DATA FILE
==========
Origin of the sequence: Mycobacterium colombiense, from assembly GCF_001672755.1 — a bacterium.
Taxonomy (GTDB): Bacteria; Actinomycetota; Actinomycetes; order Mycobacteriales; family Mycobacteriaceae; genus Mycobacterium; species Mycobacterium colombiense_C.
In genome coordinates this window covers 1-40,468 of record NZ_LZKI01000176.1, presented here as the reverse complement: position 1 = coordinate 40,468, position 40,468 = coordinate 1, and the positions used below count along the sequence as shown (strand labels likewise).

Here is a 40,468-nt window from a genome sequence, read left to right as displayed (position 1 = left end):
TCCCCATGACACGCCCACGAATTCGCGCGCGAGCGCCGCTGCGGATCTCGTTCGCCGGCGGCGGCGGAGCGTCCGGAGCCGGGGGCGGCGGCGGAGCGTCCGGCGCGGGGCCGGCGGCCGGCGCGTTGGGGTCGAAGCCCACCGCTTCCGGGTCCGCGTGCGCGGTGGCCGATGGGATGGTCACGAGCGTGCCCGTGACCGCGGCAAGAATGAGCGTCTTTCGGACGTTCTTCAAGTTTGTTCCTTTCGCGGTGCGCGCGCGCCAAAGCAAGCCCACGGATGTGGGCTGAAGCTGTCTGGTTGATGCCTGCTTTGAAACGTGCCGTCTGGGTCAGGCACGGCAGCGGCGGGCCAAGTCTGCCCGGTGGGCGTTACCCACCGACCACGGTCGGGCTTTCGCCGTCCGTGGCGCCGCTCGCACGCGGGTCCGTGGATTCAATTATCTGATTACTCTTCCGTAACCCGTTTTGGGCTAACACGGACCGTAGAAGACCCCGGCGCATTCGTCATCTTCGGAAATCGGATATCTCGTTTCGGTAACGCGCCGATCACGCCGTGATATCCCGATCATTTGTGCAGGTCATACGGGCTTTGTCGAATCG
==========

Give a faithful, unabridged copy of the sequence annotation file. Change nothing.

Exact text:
Origin of the sequence: Mycobacterium colombiense, from assembly GCF_001672755.1 — a bacterium.
Taxonomy (GTDB): Bacteria; Actinomycetota; Actinomycetes; order Mycobacteriales; family Mycobacteriaceae; genus Mycobacterium; species Mycobacterium colombiense_C.
In genome coordinates this window covers 1-40,468 of record NZ_LZKI01000176.1, presented here as the reverse complement: position 1 = coordinate 40,468, position 40,468 = coordinate 1, and the positions used below count along the sequence as shown (strand labels likewise).

Here is a 40,468-nt window from a genome sequence, read left to right as displayed (position 1 = left end):
TCCCCATGACACGCCCACGAATTCGCGCGCGAGCGCCGCTGCGGATCTCGTTCGCCGGCGGCGGCGGAGCGTCCGGAGCCGGGGGCGGCGGCGGAGCGTCCGGCGCGGGGCCGGCGGCCGGCGCGTTGGGGTCGAAGCCCACCGCTTCCGGGTCCGCGTGCGCGGTGGCCGATGGGATGGTCACGAGCGTGCCCGTGACCGCGGCAAGAATGAGCGTCTTTCGGACGTTCTTCAAGTTTGTTCCTTTCGCGGTGCGCGCGCGCCAAAGCAAGCCCACGGATGTGGGCTGAAGCTGTCTGGTTGATGCCTGCTTTGAAACGTGCCGTCTGGGTCAGGCACGGCAGCGGCGGGCCAAGTCTGCCCGGTGGGCGTTACCCACCGACCACGGTCGGGCTTTCGCCGTCCGTGGCGCCGCTCGCACGCGGGTCCGTGGATTCAATTATCTGATTACTCTTCCGTAACCCGTTTTGGGCTAACACGGACCGTAGAAGACCCCGGCGCATTCGTCATCTTCGGAAATCGGATATCTCGTTTCGGTAACGCGCCGATCACGCCGTGATATCCCGATCATTTGTGCAGGTCATACGGGCTTTGTCGAATCG